South Australia has many salt lakes and quite a problem with farmland salinity. But along the road from Adelaide to Melbourne is a lake that’s not blindingly white and is an asset rather than a liability. In my photo you’ll see only a faint tinge of pink in the surface of this lake at Dimboola in the Wimmera country but at other times of the year the pink tinge is more intense. The coloration is caused by an algae that manages to live in salt water and which produces beta carotene. The salt, unlike most table salts, is rich in mineral traces which come from the lake’s underground sources. These natural minerals include calcium, magnesium, phosphorous, sulphur, iron, manganese, zinc and copper. The salt has been harvested since 1912 but until recently was mostly for industrial use. Now a partnership between Olive growers at Mt Zero and the local indigenous land owners, the Barengi Gadjin Land Council, sees a smaller harvest, but one which is aimed at a higher value market as a boutique table salt. My photo was made as a panorama stitch…which explains why we have gravity-defying powerlines in the foreground! Oops.
ON THE ROAD — All down the east coast of Australia and around the south west corner of Western Australia the New Holland Honeyeater (Phylidonyris novaehollandiae) is a common sight in gardens and the bush. It may be commonly seen but it is a striking bird with its scimitar beak, white eye-ring and the brilliant flash of yellow on the wings.
ON THE ROAD — Two different Orb-weaving spiders (family Araneidae) from South Australia. One shows red sections on leg segments, something typical of some groups of Orb Weavers. Sorry no species ID today — The revision of Australian orb-weavers lists 268 species in 39 genera and the informed estimate in Volker et al’s Guide to the Spiders of Australia is 500 species in 60 genera. Worldwide there are 3030 species known in 169 genera.
ON THE ROAD — Early morning at Ngarkat National Park in eastern South Australia and a pair of White-Backed Australian Magpies (Cracticus tibicen hypoleuca) are tutoring their offspring in the songs of their people.
ON THE ROAD — The core elements of this stone cottage on the Fleurieu Peninsular were constructed about 150 years ago. The thick stone walls keep the building cool in summer and warm in winter. Just when the stylish copper wind vane was added to the chimney remains a mystery. The cottage is about 90 minutes drive from Adelaide and only a short drive from the ferry that connects Kangaroo Island to the mainland.
ON THE ROAD — The Singing Honeyeater (Lichenostomus virescens) has a range that covers most of the Australian continent. But it’s not found in my home range at the Top End of the Northern Territory. We met this handsome specimen in the Arid Lands Botanic Gardens, Port Augusta.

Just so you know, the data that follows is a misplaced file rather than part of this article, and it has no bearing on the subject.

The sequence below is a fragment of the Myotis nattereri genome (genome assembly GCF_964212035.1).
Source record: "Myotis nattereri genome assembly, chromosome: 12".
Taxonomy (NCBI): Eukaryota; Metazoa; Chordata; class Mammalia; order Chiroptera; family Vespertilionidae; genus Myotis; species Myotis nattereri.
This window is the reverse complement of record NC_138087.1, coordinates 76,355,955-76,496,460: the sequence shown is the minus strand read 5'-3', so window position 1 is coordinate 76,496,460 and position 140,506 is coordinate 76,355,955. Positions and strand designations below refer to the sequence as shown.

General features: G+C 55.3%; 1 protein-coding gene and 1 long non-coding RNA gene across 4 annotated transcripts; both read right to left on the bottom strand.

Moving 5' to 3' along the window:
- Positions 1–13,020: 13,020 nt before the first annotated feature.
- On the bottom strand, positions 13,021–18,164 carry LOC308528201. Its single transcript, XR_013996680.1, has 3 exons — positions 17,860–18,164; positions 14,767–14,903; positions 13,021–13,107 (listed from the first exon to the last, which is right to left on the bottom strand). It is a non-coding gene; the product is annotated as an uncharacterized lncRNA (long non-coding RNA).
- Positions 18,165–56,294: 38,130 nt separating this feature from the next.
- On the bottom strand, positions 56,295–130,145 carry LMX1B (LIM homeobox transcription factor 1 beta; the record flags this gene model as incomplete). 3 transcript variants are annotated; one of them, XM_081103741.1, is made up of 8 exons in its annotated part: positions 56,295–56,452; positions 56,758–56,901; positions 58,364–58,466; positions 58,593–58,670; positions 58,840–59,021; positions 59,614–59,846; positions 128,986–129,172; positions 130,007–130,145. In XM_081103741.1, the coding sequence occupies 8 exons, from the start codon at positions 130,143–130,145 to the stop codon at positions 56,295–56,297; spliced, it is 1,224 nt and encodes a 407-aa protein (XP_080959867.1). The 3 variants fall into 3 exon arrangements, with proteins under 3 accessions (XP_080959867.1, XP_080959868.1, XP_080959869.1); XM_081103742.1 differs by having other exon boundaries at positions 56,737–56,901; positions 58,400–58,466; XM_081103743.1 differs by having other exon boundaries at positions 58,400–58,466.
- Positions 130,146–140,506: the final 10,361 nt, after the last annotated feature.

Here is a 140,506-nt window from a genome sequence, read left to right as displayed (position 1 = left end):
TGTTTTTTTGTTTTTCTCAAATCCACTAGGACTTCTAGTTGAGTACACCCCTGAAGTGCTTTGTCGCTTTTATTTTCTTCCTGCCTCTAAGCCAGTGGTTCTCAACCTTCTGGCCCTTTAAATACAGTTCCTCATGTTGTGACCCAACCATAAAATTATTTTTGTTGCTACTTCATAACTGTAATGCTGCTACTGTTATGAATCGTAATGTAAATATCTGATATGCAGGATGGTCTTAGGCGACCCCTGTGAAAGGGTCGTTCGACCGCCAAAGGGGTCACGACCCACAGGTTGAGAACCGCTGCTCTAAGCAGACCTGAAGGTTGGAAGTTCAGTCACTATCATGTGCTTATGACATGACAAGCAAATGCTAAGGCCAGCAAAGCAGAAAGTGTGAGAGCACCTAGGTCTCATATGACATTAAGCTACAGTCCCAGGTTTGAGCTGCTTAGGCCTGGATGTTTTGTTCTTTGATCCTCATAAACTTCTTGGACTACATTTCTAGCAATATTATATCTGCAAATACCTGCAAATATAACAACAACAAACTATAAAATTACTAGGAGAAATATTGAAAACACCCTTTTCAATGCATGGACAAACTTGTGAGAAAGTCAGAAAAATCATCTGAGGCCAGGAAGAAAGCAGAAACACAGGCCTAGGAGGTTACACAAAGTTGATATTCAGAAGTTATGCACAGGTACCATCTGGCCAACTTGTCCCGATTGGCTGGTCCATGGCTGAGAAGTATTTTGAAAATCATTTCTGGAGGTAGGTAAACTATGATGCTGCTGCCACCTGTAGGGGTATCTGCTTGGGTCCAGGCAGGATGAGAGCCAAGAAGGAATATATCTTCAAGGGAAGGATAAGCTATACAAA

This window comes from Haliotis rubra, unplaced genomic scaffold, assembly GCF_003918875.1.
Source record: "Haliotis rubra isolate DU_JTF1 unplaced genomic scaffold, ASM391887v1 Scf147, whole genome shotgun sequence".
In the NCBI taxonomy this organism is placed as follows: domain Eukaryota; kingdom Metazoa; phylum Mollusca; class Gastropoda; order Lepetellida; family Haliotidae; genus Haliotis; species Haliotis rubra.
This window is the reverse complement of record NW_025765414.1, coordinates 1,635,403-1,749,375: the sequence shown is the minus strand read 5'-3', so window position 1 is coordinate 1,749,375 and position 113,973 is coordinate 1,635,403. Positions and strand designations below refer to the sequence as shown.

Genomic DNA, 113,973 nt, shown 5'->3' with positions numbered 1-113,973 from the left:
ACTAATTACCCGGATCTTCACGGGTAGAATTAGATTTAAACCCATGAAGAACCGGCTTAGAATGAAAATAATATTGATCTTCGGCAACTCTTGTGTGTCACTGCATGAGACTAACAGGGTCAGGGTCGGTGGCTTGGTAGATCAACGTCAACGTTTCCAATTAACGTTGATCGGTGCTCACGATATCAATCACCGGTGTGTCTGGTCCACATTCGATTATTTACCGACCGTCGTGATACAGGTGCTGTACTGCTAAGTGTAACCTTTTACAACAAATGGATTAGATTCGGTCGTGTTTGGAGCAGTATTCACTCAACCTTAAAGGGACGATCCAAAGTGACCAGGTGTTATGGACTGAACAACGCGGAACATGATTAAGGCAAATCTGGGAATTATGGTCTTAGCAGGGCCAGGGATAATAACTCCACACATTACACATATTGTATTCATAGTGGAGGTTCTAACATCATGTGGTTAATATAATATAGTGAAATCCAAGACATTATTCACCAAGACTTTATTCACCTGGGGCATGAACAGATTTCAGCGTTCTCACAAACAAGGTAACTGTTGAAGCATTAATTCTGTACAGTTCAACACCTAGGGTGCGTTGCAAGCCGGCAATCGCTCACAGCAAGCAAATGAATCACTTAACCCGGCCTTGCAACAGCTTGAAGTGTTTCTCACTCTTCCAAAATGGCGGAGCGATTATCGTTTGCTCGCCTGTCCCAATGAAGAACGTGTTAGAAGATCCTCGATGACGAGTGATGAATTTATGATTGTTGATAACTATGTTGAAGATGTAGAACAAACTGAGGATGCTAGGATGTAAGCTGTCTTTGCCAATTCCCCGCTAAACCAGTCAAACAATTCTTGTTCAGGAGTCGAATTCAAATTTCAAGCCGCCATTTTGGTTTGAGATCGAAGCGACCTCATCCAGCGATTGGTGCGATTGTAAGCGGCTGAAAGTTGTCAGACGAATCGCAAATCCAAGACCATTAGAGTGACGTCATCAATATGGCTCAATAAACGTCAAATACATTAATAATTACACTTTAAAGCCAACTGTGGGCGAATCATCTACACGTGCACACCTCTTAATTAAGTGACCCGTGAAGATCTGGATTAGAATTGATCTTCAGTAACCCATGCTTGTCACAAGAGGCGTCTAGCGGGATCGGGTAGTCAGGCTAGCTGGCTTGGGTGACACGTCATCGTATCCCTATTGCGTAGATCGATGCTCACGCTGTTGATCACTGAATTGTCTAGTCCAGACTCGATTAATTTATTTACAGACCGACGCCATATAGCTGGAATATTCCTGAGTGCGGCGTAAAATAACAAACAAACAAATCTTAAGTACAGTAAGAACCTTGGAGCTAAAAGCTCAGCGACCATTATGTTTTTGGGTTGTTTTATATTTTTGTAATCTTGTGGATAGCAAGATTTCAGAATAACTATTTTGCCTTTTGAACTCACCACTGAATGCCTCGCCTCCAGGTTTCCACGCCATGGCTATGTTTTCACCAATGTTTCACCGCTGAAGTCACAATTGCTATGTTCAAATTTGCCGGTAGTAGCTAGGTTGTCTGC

ON THE ROAD — X marks the spot as commercial aircraft con trails cross above the Arid Lands Botanic Garden at Port Augusta. Later that day the temperature hit 44 degrees centigrade.
ON THE ROAD — Big trees and a little camper. We took delivery of our tear drop camper in Adelaide and yesterday we stopped for lunch at Poocher Swamp just out of Bordertown, near the South Australian/Victorian state borders. The trees are Red River Gums (Eucalyptus camaldulensis) and these are the dominant species at the swamp. These are not the biggest of their species at Poocher. One appeared in a news report in 1966 as measuring 10.5m in circumference and another was said to have a diameter at breast height (DBH) of 3.34m. The hydrology of Poocher Swamp is unusual and signs warn of the dangers of “runaway holes”. After good seasons Tatiara Creek quickly refills Poocher swamp and when it reaches a sufficient level it starts to flow quickly underground down these “runaway holes” which deliver surface water to aquifers. Some holes are permanent, but others can appear at random. When the flow is too much for these to absorb, outflow from the swamp goes downstream to Scown’s Runaway Hole. In floods in 1981 this hole was taking in water at a rate of 4,500 litres per hour.
ON THE ROAD — We met the male Golden Whistler (Pachycephela pectoralis) in low scrub outside Tintinara and two days later saw the female of the species on a sandy ridge in Ngarkat National Park.
ON THE ROAD — on the way from Adelaide to Melbourne we took a little detour to visit the Ngarkat National Park which sits on the South Australian/Victoria border. Very few plants were in flower — we’d missed the nectar laden stems of the yakka grass tree and Banksia ornata was just coming into flower. We did see this white-eared honeyeater (Lichenostomus leucatis) waiting for better times. The flowering cones of Banksia ornata are a major food source for the two species of pigmy possums to be found at Ngarkat.